The landscape of presidential nominee coverage is littered with examples of picks who withered under political and media scrutiny, like Harriet Miers under George W. Bush or Tom Daschle under Barack Obama.
Yet a string of would-be media hits on President Trump’s Supreme Court nominee, Brett Kavanaugh, have fizzled on impact -- doing little to dent his image and, in some cases, backfiring on the news outlets that published them.
This includes articles 'exposing' how he spent big bucks on baseball games and, most recently, a detailed New Yorker analysis of his college sports reporting three decades ago -- which quotes one academic, somehow, asserting that Kavanaugh's college basketball articles show he would endorse "unlimited Presidential power" under Trump.
To conservatives, the stories speak to a still-struggling effort to "smear" an otherwise qualified nominee.
“Going forward, this sad smear campaign sets a troubling precedent for future nominees regardless of who the president is,” conservative strategist Chris Barron said.
The New York Times added to the list when it published a recent story on how internal emails show Kavanaugh "helped the [Bush] administration’s effort to win Senate confirmation for one of Mr. Bush’s most disputed judicial nominees," despite testifying in 2006 that nominee Charles W. Pickering Sr. "was not one of the judicial nominees that I was primarily handling."
The piece reflected Democratic questions of whether Kavanaugh had misled the Senate.
However, National Review's David French contacted Pickering, who said the Times did not try to contact him before its report and, further, he didn't remember interacting with Kavanaugh even once during his confirmation fight.
He said in a statement: “While I worked with attorneys in the White House Counsel’s office, I cannot recall a single interaction with Brett Kavanaugh about my judicial nomination. I do not even remember knowing his name at the time. His 2006 testimony is accurate.”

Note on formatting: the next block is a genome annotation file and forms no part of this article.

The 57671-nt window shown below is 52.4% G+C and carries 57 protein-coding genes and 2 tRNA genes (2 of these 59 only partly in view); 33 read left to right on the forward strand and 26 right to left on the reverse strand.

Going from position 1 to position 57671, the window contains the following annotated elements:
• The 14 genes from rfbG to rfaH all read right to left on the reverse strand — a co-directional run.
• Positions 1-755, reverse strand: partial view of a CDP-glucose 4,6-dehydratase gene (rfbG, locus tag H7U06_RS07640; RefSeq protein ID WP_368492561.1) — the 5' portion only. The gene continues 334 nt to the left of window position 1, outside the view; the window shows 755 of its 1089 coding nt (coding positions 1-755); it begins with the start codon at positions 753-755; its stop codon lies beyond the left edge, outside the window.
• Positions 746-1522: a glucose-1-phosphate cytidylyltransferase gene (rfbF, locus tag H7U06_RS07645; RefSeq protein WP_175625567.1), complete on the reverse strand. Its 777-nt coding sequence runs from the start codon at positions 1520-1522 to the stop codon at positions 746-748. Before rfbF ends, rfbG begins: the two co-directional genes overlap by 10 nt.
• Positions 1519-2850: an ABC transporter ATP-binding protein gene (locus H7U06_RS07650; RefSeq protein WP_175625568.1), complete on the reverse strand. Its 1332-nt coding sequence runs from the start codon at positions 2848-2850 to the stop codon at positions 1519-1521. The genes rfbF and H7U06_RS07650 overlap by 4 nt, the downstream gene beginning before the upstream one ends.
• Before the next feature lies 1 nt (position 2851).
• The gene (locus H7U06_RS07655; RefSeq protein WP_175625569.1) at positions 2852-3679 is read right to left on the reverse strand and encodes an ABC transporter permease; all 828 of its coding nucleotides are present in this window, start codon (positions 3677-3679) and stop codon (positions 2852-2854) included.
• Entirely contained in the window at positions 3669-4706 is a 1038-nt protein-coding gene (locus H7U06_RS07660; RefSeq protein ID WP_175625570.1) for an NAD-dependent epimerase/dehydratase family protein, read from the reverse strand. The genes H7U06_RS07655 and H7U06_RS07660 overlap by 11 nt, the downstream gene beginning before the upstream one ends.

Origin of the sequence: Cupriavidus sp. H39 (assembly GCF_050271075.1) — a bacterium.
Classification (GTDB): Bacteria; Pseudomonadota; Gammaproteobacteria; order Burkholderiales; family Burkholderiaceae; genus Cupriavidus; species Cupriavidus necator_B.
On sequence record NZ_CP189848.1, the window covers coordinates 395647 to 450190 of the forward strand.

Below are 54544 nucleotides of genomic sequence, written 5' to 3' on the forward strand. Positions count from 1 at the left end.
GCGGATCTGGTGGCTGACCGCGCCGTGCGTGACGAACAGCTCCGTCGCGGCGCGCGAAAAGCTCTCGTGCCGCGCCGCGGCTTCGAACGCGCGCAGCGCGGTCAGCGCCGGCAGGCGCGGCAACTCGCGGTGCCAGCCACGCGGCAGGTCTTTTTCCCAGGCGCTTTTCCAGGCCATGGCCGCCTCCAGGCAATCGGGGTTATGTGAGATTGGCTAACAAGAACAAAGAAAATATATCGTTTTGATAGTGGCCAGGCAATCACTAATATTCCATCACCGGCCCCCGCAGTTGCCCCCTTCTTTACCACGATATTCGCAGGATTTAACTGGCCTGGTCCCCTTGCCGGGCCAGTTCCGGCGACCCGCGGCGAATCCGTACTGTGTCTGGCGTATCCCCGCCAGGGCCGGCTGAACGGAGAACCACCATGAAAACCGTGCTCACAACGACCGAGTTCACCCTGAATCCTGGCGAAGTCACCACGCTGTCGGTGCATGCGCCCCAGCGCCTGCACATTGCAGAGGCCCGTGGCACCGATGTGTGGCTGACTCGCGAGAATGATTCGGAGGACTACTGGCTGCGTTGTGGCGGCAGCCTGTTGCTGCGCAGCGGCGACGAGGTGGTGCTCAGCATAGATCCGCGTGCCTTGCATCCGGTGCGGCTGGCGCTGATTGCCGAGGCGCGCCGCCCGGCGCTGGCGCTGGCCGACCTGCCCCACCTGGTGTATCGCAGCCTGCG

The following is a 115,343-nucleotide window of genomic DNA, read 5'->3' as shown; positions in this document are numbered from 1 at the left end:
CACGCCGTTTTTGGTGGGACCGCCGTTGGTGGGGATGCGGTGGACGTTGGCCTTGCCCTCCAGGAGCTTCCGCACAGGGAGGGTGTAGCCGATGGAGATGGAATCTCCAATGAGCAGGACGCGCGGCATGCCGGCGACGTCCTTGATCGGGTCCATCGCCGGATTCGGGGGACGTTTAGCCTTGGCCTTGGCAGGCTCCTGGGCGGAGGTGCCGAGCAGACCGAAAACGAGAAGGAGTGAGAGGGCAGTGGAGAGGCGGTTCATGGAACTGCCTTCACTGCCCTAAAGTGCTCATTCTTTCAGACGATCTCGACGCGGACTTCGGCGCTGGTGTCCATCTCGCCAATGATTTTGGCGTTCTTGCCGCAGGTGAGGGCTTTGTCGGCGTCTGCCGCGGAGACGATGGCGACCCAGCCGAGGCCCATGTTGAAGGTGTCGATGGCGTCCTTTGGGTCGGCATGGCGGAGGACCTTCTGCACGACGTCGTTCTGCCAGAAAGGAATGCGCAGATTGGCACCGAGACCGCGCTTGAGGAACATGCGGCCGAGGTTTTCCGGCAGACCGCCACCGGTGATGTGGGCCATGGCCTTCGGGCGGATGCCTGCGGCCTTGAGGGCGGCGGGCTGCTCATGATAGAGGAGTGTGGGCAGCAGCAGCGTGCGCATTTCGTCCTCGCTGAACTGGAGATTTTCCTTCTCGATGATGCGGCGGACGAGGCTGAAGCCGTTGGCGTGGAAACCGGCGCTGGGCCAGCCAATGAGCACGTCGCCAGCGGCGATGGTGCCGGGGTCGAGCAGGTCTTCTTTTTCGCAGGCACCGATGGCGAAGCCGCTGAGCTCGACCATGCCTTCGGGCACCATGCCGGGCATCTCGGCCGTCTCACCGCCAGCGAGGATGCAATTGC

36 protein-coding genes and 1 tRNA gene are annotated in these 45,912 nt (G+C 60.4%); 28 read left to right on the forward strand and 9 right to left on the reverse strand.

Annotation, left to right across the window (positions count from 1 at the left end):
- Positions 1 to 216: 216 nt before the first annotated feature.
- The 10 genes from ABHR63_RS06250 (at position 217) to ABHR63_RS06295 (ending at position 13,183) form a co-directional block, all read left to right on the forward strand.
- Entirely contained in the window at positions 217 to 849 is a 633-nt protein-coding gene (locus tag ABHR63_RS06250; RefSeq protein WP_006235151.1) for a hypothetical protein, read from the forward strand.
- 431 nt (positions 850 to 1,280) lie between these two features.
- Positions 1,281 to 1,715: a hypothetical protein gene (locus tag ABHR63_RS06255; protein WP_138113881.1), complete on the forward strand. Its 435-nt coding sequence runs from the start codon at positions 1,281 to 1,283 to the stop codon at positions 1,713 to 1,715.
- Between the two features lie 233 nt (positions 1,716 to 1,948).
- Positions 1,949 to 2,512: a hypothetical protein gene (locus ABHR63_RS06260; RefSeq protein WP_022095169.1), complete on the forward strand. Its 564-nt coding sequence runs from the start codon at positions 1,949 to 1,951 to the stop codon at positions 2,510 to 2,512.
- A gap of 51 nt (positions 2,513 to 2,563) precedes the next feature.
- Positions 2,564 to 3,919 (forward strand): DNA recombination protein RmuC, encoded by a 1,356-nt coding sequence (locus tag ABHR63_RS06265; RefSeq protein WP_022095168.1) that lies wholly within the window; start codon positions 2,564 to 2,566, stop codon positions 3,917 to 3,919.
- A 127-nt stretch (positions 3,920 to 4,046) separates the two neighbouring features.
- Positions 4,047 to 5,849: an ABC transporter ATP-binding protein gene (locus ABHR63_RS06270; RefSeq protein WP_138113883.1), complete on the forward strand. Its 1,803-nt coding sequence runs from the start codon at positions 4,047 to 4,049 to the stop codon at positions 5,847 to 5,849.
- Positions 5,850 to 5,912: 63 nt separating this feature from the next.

The Daily Wire published a story mocking the Times for the report, writing sarcastically that “they really” got Kavanaugh this time.
“Combine this with his purchase of baseball tickets and love of beer and they might just take this guy down,” the column said.
This was a reference to some other recent hits on Kavanaugh that left barely a scuff.
Last month, The Washington Post was mocked for a report that Kavanaugh racked up credit card debt on Washington Nationals baseball tickets -- even though he paid off the bill. The paper homed in on Kavanaugh incurring “tens of thousands of dollars of credit card debt buying baseball tickets over the past decade” and waited until the fourth paragraph to mention that he paid the bill.
ProPublica then took things a step further last week, soliciting readers to help figure out who attended the games with a headline, “Did You Go to a Washington Nationals Game With Supreme Court Nominee Brett Kavanaugh?” The bizarre post has the subhead, “Trump’s pick is a baseball fan who racked up considerable debt buying season tickets. Help us figure out who went with the nominated judge.”
“Hope, it seems, springs eternal in a newsroom with a political agenda,” National Review’s Thomas Jipping wrote in reaction to the ProPublica’s piece.
NewsBusters Managing Editor Curtis Houck told Fox News that ProPublica’s piece “should go in the dictionary under what a ‘fishing expedition’ looks like.”